Costco’s other main direct competitor; BJ’s Wholesale Club, tends to be more similar in strategy and differentiates through the environment of their stores. BJ’s Wholesale’s strategy is similar to Costco since they both target small business owners and middle-class customers, even though BJ’s charges a lower membership fee. Both stores include many high-value goods in the product line to increase sales per customer and increase store visits through supplementary products. Where they differentiate is the size, style, and method of running each individual store.
BJ’s operates smaller stores that place an importance on investing in improving flooring, lighting and signage to enhance the atmosphere and making the stores feel less like a warehouse. Also, within these stores BJ’s tends to carry more SKUs and variety of products to meet the vast array of customer’s needs. Costco attempts to cut prices by offering lower number of SKUs to make the process of distribution more easy and cost effective. Since BJ’s offer more SKUs they need to make up for the extra cost, which tends to come to the customer in marking products up more than Costco’s 14% cap.
BJ’s methods have led the company to see sales and profit growth greater than Costco’s. BJ’s customers also visit the store about 12 times per year, putting it above the average of 9 times per year for Costco and Sam’s club. BJ’s also surprisingly reported greater gross margins, allowing it to claim its operations were even more efficient than Costco’s. Looking further at each company’s financial ratios, a few additional conclusions can be made. Walmart has the highest return on equity and return on assets meaning it is the most efficient at generating returns on shareholder investment and company assets.
Costco has the highest inventory turnover, meaning it keeps products in inventory for a shorter amount of time than the other companies. BJ’s tends to have the lowest debt levels which demonstrate it is less dependent on leverage. All three have remained stable in efficiency, meaning that turnover is consistent within each firm. II. Strengths A core strength for Costco is their ability to be first in the marketplace and their strategy of keeping things simple. Costco has a few basic guidelines they follow for running their business.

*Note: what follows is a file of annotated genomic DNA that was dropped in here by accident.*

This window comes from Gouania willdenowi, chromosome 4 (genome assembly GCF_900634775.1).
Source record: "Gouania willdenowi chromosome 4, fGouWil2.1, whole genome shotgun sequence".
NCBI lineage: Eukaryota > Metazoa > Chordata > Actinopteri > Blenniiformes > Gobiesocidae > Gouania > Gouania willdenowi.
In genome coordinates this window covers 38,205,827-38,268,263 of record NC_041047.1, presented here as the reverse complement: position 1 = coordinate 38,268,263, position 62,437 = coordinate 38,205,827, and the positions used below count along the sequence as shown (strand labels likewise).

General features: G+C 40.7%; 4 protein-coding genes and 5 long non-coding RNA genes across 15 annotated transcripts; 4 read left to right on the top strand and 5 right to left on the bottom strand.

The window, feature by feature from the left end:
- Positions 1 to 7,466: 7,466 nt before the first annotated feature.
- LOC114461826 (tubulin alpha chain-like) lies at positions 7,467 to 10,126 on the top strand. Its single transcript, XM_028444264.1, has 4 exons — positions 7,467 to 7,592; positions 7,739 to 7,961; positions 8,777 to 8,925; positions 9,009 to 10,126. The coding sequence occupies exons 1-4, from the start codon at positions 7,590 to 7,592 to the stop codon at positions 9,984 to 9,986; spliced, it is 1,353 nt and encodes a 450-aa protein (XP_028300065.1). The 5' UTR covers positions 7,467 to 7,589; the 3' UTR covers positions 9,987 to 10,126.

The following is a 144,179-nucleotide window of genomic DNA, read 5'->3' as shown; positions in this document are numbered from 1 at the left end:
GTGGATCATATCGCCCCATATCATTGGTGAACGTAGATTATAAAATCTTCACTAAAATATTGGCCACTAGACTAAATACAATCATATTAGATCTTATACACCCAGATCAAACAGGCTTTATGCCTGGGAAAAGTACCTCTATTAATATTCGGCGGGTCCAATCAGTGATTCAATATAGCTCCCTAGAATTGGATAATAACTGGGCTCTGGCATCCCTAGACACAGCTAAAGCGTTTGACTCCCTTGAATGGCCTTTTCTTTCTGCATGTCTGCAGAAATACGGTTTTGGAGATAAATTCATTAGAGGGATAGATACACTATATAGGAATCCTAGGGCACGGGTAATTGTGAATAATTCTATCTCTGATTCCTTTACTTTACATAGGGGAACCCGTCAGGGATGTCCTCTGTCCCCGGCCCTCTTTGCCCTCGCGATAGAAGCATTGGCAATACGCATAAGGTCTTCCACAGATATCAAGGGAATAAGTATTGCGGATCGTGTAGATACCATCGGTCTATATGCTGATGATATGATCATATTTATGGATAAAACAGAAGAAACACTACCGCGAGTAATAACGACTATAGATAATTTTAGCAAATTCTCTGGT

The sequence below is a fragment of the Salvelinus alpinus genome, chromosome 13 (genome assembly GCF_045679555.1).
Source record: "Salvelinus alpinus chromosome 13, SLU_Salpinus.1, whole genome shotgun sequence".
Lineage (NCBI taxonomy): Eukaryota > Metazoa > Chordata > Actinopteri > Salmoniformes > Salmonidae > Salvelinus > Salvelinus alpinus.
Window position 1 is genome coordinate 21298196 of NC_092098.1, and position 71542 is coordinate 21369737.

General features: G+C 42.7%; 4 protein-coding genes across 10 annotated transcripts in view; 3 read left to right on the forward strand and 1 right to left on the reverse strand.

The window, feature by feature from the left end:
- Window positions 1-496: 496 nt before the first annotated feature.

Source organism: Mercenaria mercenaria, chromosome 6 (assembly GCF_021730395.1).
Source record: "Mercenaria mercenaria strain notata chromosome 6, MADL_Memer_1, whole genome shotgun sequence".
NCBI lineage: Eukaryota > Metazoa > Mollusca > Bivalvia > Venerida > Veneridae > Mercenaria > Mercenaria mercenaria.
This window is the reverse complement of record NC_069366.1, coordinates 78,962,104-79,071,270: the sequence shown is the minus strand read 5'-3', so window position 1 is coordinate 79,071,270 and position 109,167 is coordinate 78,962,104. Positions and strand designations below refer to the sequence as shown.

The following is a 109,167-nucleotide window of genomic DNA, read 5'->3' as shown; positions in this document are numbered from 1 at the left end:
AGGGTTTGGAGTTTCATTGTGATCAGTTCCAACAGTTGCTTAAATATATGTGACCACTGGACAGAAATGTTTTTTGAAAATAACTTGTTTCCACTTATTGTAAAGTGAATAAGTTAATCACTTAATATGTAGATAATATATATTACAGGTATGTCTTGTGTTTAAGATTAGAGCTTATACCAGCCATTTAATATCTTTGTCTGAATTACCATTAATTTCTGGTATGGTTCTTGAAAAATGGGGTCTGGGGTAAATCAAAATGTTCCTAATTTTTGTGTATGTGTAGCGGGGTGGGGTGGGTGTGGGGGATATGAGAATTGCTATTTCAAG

Strategies must be simple, easy to communicate, and easy to continue. Having this simple way of operation is also a great strength of theirs because they created it. Costco, who merged with Price Club, was the first of its kind. They aren’t trying to mimic someone else’s creation or strategy, but instead they are continuing to do what has been successful. Costco reaps all the benefits of the first mover advantage.
As a result, they become number one in several categories. Costco out ranks its competitors through their growing membership, sales per store, and their higher revenues. III. Strategy Costco targets a wealthier clientele of small business owners and middle class shoppers to differentiate itself from Sam’s Club. Costco values their customer which is demonstrated by promising to not markup products more than 14% over the distributor’s price. Costco also has a goal of delivering the lowest per unit price on the products it sells. Selling in bulk allows them to reach this goal. Along with this goal, Costco will not sell items in bigger sizes if it doesn’t also lower the price for its customers.
Another strategy that Costco uses to keep prices low is limiting the number of SKUs from their vendors. This reduces immense production costs for manufacturers allowing them to focus on one item, in one color, in one style, to one location. Costco also keeps expenses down through their stores being in warehouse facilities with no fancy designing or features. The stores are treated more like warehouses to keep costs down for distributing goods. Pallets go directly from the truck to the floor in the store. No extra cost of a floor design or storage in the back.